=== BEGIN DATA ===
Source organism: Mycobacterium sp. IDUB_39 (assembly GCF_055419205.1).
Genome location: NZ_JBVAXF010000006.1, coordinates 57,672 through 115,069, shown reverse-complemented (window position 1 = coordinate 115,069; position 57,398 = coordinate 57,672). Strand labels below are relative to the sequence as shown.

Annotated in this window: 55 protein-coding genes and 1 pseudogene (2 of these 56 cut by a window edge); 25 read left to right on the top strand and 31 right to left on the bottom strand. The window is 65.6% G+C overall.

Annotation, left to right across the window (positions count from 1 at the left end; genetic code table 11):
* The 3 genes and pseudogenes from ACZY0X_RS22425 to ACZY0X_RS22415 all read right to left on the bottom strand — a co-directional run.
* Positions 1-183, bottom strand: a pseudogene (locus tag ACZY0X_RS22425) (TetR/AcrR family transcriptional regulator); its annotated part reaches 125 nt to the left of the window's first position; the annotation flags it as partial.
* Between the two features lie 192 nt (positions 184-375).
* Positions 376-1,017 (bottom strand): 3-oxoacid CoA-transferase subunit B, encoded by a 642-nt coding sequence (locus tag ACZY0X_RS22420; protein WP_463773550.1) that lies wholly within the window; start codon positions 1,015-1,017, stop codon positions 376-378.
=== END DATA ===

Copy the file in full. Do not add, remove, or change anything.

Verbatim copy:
Source organism: Mycobacterium sp. IDUB_39 (assembly GCF_055419205.1).
Genome location: NZ_JBVAXF010000006.1, coordinates 57,672 through 115,069, shown reverse-complemented (window position 1 = coordinate 115,069; position 57,398 = coordinate 57,672). Strand labels below are relative to the sequence as shown.

Annotated in this window: 55 protein-coding genes and 1 pseudogene (2 of these 56 cut by a window edge); 25 read left to right on the top strand and 31 right to left on the bottom strand. The window is 65.6% G+C overall.

Annotation, left to right across the window (positions count from 1 at the left end; genetic code table 11):
* The 3 genes and pseudogenes from ACZY0X_RS22425 to ACZY0X_RS22415 all read right to left on the bottom strand — a co-directional run.
* Positions 1-183, bottom strand: a pseudogene (locus tag ACZY0X_RS22425) (TetR/AcrR family transcriptional regulator); its annotated part reaches 125 nt to the left of the window's first position; the annotation flags it as partial.
* Between the two features lie 192 nt (positions 184-375).
* Positions 376-1,017 (bottom strand): 3-oxoacid CoA-transferase subunit B, encoded by a 642-nt coding sequence (locus tag ACZY0X_RS22420; protein WP_463773550.1) that lies wholly within the window; start codon positions 1,015-1,017, stop codon positions 376-378.